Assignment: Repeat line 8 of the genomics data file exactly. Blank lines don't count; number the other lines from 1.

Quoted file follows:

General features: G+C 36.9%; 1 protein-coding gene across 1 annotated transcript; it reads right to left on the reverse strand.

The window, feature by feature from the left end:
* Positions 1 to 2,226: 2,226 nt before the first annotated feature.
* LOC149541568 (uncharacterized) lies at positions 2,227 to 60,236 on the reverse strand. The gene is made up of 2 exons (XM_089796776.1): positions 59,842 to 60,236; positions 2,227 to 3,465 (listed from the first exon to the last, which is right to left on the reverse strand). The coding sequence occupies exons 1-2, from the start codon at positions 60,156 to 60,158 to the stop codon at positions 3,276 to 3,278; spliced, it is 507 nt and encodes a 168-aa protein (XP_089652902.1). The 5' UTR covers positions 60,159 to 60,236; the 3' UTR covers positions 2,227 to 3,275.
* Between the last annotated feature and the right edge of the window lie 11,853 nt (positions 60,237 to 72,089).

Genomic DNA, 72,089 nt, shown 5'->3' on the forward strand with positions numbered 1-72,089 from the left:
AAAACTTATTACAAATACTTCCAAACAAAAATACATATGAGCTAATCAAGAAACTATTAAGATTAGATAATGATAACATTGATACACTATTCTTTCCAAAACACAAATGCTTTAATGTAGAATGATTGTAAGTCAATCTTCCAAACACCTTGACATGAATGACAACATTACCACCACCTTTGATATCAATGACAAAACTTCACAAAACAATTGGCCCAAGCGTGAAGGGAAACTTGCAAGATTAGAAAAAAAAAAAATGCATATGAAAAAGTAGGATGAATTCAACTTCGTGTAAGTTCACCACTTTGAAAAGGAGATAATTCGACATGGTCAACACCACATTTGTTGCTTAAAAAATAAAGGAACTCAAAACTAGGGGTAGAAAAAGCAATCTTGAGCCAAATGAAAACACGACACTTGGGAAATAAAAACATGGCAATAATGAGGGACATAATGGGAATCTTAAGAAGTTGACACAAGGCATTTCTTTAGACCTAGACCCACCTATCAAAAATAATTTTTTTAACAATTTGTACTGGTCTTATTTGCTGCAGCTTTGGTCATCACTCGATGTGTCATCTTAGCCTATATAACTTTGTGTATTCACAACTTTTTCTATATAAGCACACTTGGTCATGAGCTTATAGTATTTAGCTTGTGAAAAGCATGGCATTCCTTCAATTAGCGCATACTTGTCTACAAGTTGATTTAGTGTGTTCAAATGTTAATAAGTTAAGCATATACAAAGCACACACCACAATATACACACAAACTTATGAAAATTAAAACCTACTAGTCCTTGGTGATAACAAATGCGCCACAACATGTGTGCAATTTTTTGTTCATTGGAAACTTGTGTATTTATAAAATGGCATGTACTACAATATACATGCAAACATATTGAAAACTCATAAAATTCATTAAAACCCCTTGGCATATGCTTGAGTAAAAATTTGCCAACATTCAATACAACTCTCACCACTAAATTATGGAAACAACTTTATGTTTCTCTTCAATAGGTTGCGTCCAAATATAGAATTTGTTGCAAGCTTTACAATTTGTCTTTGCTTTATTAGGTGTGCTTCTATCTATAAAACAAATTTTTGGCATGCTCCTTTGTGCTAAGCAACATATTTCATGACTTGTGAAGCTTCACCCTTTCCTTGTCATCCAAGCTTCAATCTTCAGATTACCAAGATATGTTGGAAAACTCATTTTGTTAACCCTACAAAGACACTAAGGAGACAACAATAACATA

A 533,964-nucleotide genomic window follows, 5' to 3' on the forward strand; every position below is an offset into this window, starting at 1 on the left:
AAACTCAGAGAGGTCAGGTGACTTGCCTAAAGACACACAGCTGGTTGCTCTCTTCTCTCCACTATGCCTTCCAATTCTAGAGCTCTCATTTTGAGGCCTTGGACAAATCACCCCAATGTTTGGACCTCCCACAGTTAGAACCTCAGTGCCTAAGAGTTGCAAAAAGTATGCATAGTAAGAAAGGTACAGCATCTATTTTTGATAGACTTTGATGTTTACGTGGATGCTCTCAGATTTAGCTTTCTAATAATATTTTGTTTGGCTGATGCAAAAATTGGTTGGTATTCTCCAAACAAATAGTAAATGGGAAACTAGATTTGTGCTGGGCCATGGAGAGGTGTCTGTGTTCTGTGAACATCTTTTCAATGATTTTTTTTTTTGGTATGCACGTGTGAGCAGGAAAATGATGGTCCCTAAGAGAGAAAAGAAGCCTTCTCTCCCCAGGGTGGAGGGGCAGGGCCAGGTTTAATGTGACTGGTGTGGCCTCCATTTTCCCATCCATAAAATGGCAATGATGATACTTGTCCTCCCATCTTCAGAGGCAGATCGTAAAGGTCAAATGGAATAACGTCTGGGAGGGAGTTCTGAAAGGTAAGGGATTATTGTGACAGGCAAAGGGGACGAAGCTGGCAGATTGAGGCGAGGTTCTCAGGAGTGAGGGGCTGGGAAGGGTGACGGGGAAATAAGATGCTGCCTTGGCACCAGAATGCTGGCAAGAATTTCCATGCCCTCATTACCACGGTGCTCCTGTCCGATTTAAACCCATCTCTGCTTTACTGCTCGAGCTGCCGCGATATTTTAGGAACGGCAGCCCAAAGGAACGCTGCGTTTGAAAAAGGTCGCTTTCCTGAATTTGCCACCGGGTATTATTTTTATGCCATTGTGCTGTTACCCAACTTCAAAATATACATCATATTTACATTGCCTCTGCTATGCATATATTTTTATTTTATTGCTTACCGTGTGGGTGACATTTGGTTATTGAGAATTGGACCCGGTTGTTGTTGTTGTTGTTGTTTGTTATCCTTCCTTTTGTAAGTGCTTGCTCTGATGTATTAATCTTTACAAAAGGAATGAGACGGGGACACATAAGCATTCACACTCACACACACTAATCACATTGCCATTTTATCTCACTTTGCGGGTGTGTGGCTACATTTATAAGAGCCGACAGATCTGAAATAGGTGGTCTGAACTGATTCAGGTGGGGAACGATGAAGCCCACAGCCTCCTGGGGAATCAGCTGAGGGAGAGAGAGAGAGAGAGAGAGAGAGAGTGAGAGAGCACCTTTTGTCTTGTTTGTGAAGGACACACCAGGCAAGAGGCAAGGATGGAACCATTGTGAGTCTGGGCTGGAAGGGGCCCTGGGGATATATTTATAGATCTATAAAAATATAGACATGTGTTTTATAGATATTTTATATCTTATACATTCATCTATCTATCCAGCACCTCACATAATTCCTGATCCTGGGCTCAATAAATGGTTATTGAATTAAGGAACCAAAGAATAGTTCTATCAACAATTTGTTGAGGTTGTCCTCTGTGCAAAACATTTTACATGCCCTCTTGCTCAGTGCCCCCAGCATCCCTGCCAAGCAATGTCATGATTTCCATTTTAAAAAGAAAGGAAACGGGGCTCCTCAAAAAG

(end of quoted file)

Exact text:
A 533,964-nucleotide genomic window follows, 5' to 3' on the forward strand; every position below is an offset into this window, starting at 1 on the left: